In the beginning of this Valdimar Jóhannsson directed film, his debut (he also wrote the script with Sjón Sigurdsson), one thing becomes evident. Not much else does, mind you, but still, there’s one thing you can feel completely certain of… you’ll see much more from Icelandic director Valdimar Jóhannsson in the coming years.
It’s best to go into “Lamb” not knowing too much about the story as a whole so, I’ll attempt to write this without spoilers, but that may be impossible. I will, however, promise not to give away the most important part of the story. Want to go in blind? Stop now. Just know that it’s a trip. The distributer is A24; how could it not be?
The camera slowly moves in on a group of horses huddled together in an Icelandic blizzard. They’re practically snow-blind, but the sound of an approaching enemy is all they need to get them to move away. As they disappear, the enemy presses on. Are “we” the impending danger? We next see a group of sheep, startled by footsteps. Their door has been breached. One lamb dies on the floor. It looks as if it offered itself to save the others. That’s not the case, of course, but we can tell ourselves that. In a kitchen, it seems as if lamb is being served on a platter.
This is a fantastic yet barbaric opening. You’re in.
Soon, you meet Maria (Noomi Rapace) and Ingvar (Hilmir Snær Guðnason). They run a sheep farm out in the middle of nowhere. You learn everything you need to know about them in three chapters, with very little dialogue used. It’s better that way because then you see what they’re capable of. Love. They have plenty of that to share.
They tend to the herd very well. We’re even given actual footage of sheep being born. The childless couple delivers plenty of babies on their farm, but the latest seems different. Maria is concerned about the baby and quickly whisks it away from the barn. Its little cries are heartbreakingly adorable, but you’re comforted when you see that the little thing takes to the bottle quickly. Then, it’s treated to an old crib that’s placed in the couple’s bedroom. Maria is often heard singing it a lullaby or two. It isn’t long before the baby has a name, Ada. Turns out that Ada is the same name as the child they lost.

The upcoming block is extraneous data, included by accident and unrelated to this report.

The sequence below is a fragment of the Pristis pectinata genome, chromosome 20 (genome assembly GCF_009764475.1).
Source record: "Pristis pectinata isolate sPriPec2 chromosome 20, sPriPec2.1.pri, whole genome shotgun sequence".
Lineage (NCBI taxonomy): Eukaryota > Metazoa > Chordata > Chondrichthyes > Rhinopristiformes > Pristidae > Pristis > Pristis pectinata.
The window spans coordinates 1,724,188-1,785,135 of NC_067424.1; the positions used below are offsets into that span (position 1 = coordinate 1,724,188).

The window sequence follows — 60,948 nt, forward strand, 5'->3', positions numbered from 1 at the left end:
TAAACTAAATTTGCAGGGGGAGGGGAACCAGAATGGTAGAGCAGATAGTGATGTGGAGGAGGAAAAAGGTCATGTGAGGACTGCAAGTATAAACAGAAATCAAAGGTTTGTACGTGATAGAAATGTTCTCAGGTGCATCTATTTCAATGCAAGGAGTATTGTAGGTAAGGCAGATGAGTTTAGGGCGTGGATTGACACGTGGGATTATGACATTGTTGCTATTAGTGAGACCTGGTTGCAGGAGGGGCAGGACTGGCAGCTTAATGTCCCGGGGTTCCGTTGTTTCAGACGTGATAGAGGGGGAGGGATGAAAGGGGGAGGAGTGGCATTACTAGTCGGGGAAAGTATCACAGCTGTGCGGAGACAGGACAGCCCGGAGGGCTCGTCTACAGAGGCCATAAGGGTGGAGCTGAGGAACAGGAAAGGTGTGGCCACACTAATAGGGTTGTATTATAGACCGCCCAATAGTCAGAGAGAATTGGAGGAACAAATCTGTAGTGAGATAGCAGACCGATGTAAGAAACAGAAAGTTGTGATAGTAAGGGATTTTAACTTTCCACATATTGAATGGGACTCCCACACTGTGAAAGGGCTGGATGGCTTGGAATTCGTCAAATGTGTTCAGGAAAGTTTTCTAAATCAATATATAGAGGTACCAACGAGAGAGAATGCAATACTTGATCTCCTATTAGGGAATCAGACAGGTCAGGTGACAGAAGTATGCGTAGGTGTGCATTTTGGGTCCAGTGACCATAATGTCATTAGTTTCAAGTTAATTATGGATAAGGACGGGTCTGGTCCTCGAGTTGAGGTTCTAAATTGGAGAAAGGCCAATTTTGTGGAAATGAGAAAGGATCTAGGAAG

I love animals, but is this maybe going beyond? Ingvar’s brother Pétur (Björn Hlynur Haraldsson) sure thinks so when he comes for a visit and witnesses their bizarre behavior toward the furry little bundle of joy. He can’t help but wonder what has gotten into the minds of his brother and sister-in-law.
Did you like “Hereditary?” Did you enjoy the feel of “The Witch” and other such offerings from A24? If that answer is yes, as it should be, you will like “Lamb.” It’s dark, odd, mysterious and hard to pin down, as most of their films tend to be.
In chapter two, you learn that little Ada has the head of a lamb, but it’s on the body of a human. Your next and obvious question is, “How in the world?” Well, you have to see it.
Not only are you and Ada’s new uncle worried, but so is the actual mother who gave birth to the half-human/half-sheep child. She learns concern wasn’t a good idea, though. Too late, unfortunately.
Maria is very territorial, and no one is going to get in the way of her happiness. Is she dealing with loss in the proper fashion, or has it scrambled her mind? That’s for you to decide. Ultimately, “Lamb” symbolizes the human spirit, the good and the bad. What you see in the end is quite possibly the consequences of always putting the human race above all else, putting our needs first. What kind of world are we creating by playing with mother nature the way we do?
Lamb from A24
Director: Valdimar Jóhannsson
Writers: Sjón Sigurdsson, Valdimar Jóhannsson
Starring: Noomi Rapace, Björn Hlynur Haraldsson, Hilmir Snær Guðnason
Producers: Hronn Kristinsdottir, Sara Nassim, Peter Gustafsson, Erik Rydell, Klaudia Smieja, Jan Naszewski
Runtime: 1h 46m
Genre: Drama, Mystery & Thriller
*Original Language: Icelandic